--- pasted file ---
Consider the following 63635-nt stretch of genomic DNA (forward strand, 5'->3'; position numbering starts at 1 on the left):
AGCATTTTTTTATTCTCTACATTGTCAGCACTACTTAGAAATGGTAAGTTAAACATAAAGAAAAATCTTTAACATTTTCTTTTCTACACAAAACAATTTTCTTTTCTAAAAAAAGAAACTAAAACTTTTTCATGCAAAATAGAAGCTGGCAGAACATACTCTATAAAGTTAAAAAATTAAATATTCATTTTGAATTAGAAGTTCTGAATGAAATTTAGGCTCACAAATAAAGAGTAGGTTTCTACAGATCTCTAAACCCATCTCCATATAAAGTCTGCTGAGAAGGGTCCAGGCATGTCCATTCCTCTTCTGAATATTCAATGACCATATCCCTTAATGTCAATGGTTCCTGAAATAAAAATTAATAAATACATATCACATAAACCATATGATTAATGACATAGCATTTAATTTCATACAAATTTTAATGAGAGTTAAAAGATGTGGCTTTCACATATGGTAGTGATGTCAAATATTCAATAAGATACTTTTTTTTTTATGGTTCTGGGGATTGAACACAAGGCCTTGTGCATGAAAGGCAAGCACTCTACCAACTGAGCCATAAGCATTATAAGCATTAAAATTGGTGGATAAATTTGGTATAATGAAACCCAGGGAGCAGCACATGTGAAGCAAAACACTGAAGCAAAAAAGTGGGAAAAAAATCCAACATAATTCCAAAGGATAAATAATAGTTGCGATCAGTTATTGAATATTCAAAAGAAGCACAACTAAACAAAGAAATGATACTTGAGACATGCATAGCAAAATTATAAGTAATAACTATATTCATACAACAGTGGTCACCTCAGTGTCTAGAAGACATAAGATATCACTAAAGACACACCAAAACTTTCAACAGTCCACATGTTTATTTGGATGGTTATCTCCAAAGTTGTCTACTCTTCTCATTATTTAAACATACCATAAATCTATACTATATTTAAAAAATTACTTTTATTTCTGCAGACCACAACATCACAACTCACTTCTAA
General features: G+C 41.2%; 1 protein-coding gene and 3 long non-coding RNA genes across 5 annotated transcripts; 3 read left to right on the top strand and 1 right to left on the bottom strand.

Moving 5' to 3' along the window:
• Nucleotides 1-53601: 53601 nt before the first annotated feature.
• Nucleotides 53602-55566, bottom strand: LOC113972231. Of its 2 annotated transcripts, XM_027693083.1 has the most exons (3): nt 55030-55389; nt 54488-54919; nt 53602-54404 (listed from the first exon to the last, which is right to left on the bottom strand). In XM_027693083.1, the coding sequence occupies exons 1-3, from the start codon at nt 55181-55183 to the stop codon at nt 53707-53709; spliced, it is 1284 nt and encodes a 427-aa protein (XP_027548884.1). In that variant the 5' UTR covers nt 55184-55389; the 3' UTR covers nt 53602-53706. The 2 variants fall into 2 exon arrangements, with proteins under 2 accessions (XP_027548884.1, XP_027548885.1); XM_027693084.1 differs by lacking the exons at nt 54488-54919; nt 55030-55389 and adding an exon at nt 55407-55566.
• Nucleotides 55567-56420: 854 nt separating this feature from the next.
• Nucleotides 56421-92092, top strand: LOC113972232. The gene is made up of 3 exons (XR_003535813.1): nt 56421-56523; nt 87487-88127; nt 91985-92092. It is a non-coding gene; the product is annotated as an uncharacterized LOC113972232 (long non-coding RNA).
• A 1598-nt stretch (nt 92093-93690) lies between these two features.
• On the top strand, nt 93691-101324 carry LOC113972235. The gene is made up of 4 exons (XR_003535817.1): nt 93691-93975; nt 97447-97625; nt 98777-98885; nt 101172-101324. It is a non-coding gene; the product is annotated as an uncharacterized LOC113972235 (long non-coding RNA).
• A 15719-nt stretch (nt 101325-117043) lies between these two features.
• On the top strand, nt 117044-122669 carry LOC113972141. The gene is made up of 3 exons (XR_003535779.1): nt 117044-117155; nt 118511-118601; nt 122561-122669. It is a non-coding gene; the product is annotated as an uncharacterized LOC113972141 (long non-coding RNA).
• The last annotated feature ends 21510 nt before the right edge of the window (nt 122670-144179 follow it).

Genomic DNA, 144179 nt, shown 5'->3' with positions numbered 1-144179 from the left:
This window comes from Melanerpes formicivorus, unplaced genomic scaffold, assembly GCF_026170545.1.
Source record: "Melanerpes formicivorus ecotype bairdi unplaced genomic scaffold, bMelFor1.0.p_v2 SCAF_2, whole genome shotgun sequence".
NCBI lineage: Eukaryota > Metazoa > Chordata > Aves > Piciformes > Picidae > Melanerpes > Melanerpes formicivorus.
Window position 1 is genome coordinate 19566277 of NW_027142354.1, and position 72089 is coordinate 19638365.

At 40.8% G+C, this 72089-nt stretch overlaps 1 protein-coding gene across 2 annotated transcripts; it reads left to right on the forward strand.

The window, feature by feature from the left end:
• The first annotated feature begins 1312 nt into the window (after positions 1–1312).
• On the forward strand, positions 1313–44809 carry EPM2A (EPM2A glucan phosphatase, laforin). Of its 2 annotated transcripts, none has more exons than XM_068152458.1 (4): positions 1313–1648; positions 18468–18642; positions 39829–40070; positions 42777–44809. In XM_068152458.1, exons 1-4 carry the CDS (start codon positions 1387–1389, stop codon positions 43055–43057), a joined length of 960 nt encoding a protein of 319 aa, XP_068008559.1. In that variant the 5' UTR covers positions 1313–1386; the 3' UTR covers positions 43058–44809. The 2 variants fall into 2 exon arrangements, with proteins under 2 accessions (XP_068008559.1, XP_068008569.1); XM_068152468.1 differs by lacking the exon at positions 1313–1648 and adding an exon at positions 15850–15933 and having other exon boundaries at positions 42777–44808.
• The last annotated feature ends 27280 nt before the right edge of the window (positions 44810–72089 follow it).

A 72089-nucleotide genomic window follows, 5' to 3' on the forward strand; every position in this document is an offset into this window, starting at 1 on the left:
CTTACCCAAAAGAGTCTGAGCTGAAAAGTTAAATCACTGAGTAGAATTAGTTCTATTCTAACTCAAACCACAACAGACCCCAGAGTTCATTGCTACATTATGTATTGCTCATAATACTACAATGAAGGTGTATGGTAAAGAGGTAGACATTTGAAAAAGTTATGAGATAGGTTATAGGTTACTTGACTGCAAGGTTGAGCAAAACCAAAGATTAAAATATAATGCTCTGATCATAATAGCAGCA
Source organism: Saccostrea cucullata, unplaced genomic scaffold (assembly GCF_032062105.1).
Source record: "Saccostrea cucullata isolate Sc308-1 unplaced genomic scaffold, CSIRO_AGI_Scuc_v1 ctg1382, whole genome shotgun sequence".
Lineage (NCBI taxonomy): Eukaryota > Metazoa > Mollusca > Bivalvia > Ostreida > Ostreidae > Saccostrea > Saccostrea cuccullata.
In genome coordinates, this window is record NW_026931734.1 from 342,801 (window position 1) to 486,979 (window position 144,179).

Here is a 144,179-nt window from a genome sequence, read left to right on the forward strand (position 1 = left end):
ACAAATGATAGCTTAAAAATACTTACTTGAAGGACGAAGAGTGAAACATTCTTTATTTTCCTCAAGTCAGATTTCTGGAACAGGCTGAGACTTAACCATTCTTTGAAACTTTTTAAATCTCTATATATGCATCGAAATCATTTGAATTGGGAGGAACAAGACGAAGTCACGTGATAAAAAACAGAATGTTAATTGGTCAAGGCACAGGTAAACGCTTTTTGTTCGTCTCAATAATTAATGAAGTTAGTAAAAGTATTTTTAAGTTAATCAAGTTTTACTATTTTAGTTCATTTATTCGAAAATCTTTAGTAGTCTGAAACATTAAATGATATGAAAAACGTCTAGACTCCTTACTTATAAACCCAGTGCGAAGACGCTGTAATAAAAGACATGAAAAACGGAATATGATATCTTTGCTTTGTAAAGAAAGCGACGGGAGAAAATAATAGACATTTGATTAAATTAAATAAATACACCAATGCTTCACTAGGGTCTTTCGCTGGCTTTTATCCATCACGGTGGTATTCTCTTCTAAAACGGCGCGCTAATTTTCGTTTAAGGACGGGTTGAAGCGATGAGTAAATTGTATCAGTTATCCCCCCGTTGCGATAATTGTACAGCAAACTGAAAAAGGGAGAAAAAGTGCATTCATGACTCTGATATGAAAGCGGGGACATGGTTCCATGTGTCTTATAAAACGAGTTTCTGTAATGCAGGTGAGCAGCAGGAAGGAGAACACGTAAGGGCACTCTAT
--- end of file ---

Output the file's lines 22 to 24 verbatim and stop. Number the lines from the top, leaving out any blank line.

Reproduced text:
• On the forward strand, positions 1313–44809 carry EPM2A (EPM2A glucan phosphatase, laforin). Of its 2 annotated transcripts, none has more exons than XM_068152458.1 (4): positions 1313–1648; positions 18468–18642; positions 39829–40070; positions 42777–44809. In XM_068152458.1, exons 1-4 carry the CDS (start codon positions 1387–1389, stop codon positions 43055–43057), a joined length of 960 nt encoding a protein of 319 aa, XP_068008559.1. In that variant the 5' UTR covers positions 1313–1386; the 3' UTR covers positions 43058–44809. The 2 variants fall into 2 exon arrangements, with proteins under 2 accessions (XP_068008559.1, XP_068008569.1); XM_068152468.1 differs by lacking the exon at positions 1313–1648 and adding an exon at positions 15850–15933 and having other exon boundaries at positions 42777–44808.
• The last annotated feature ends 27280 nt before the right edge of the window (positions 44810–72089 follow it).

A 72089-nucleotide genomic window follows, 5' to 3' on the forward strand; every position in this document is an offset into this window, starting at 1 on the left: